Pete Deise Just Created Phoenix's First Shipping Container Sculpture

Randy Slack
Pete Deise working to shape metal spirals cut from a shipping container.
Maybe you’ve seen Phoenix artist Pete Deise sporting a pink hardhat lately. He’s been spending a lot of time at the corner of First and Garfield streets, decked out in safety gear while transforming a shipping container into a giant work of art.

The sculpture is part of a marketplace made entirely of shipping containers. It’s called The Churchill, after the Evans Churchill neighborhood where it’s located. The marketplace is set to open later this year, and will include both retail and food offerings. But the sculpture's big reveal is happening tonight, May 4, during the First Friday art walk.

The sculpture is called When Our Worlds Collide, for a couple of reasons.

The title references the ways atoms collide in particle accelerators. But it’s also an homage to the evolving urban landscape in Roosevelt Row. “I just really got inspired by how the area is mixing the old and the new,” he says. “I wanted to convey the idea of mashing worlds together.”

Deise pitched the idea to Local Studio about a month ago, after returning from a trip to Cabo San Lucas. The Phoenix-based firm has been working with The Churchill developers Kell Duncan and Hartley Rodie on designing and building the marketplace.

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Pete Deise's sculpture towers over The Churchill in Roosevelt Row.
The Churchill
“I’d seen a shipping container turned upward,” Deise says. “I just had this crazy idea while I was surfing in Cabo.”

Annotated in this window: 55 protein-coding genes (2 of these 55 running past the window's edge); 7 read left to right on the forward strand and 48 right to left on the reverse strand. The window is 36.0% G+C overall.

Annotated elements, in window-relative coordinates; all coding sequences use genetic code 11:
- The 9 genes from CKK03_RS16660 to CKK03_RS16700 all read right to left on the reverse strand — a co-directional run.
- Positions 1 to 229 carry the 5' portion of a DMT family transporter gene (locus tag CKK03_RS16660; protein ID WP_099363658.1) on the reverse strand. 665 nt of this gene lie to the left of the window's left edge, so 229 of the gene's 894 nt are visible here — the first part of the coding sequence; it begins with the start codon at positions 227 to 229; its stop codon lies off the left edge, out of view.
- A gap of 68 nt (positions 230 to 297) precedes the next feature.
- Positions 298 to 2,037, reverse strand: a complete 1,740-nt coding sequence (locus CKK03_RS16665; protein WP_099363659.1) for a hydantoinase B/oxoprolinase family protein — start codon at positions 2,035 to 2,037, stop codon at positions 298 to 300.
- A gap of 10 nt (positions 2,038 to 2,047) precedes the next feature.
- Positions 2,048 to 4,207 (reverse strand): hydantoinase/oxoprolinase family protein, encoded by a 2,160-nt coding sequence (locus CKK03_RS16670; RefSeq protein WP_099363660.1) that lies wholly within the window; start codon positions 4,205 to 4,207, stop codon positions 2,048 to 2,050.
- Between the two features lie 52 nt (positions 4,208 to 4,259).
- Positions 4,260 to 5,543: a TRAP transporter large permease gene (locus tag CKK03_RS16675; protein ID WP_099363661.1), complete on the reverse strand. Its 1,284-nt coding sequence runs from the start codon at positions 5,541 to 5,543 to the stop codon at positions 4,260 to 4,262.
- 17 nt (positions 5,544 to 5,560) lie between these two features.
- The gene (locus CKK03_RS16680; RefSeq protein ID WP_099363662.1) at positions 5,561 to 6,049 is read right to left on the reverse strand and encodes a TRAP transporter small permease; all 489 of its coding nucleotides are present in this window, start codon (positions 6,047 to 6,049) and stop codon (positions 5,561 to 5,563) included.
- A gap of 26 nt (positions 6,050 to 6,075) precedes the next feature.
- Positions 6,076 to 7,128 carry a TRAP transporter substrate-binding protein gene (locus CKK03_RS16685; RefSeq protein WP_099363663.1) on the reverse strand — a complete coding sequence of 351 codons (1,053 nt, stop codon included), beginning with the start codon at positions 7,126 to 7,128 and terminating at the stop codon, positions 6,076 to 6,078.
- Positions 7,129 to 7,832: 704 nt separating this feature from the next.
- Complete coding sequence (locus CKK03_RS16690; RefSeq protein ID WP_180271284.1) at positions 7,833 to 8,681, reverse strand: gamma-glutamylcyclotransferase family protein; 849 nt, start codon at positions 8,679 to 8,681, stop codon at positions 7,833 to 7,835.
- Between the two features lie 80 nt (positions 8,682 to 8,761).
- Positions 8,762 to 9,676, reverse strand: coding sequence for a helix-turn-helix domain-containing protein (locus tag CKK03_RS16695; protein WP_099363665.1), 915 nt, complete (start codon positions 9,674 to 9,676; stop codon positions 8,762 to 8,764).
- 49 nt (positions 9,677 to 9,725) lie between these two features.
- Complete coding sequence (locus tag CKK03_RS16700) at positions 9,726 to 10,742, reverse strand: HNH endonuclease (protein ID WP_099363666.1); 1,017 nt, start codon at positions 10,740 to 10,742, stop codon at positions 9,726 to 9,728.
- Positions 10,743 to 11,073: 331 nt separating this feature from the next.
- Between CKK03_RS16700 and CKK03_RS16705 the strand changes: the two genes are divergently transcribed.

Deise recalls making a series several years ago with linear works that looked like strips of paper. He imagined doing something similar with the metal shipping containers, by cutting designs but leaving pieces attached to the structure rather than discarding them.

“I wanted to reuse the material and form it into a semi-kinetic structure,” Deise says. “I saw it as a childlike fantasy project.”

Deise started by drawing sketches and making models with thick cardstock, then getting his design approved.

Local Studio enlisted a team to help him execute the project. They provided tools like the plasma cutter used to cut Deise’s designs, and the lift that carried him to the taller parts of the piece.

The shipping container is 20 feet high, and its four walls measure 8 1/2 feet each. It’s placed atop a horizontal shipping container, which gives it even more height.

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Here's what it takes to create a towering shipping container sculpture.
Pete Deise
The project is a first for Deise, in more ways than one.

“It’s my first team collaborative project,” Deise says. “I got to work as a conductor, and I felt like I was performing on a stage every day.”

He started the piece on April 23, and documented the process on social media using photographs taken by friend and fellow artist Randy Slack. It’s mostly finished at this point, so Deise is getting back to solitary work inside his studio.

It’s clear he’s already missing the experience.

“This was such an adventure, and it’s been a fucking labor of love.”

He’s hoping people will stop by during the First Friday art walk on May 4, when he’ll be doing some finishing touches on the sculpture. It’ll be lit with shifting colors of LED lights come nightfall, when Deise hopes it’ll have a dramatic effect on those who see it.

“I want it to be magical,” he says.